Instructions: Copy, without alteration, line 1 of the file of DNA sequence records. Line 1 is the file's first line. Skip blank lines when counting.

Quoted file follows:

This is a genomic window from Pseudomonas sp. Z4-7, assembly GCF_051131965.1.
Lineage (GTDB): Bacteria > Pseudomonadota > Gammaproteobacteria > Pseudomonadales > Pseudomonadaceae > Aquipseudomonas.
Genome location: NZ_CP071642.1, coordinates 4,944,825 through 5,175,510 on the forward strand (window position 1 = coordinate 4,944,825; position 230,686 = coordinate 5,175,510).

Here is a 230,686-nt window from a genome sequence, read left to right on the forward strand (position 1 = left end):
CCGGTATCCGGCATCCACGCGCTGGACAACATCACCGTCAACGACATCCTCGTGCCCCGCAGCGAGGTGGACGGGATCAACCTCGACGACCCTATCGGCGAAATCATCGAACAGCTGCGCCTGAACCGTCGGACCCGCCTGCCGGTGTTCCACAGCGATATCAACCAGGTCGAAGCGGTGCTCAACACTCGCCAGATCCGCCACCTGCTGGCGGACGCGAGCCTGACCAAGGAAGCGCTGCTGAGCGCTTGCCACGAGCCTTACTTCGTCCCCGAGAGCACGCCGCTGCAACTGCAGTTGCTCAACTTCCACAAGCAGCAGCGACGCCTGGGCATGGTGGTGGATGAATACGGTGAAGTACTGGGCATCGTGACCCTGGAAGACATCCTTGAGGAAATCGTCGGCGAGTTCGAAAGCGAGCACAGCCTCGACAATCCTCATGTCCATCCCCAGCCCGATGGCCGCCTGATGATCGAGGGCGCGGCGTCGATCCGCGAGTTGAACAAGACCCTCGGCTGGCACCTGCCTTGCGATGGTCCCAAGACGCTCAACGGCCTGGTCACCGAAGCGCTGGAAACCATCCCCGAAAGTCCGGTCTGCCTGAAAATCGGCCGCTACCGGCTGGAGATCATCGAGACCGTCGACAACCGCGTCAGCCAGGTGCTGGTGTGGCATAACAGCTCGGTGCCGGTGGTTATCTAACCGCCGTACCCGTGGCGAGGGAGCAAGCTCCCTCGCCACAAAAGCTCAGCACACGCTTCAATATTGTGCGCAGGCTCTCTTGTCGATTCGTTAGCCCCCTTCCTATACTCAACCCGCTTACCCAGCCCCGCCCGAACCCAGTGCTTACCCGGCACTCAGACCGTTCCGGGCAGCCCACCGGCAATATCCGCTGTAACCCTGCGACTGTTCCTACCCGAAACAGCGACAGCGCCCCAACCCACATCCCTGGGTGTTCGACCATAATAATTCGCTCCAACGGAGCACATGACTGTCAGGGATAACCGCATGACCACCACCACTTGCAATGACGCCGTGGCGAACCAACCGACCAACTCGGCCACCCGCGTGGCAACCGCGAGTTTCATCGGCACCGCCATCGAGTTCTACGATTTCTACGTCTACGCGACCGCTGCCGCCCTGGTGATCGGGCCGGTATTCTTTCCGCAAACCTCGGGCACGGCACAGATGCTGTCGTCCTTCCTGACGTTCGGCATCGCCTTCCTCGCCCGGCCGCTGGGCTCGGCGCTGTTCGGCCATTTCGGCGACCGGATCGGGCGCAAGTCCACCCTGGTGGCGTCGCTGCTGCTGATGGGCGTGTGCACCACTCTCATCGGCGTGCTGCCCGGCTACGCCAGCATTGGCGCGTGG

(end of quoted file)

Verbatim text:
This is a genomic window from Pseudomonas sp. Z4-7, assembly GCF_051131965.1.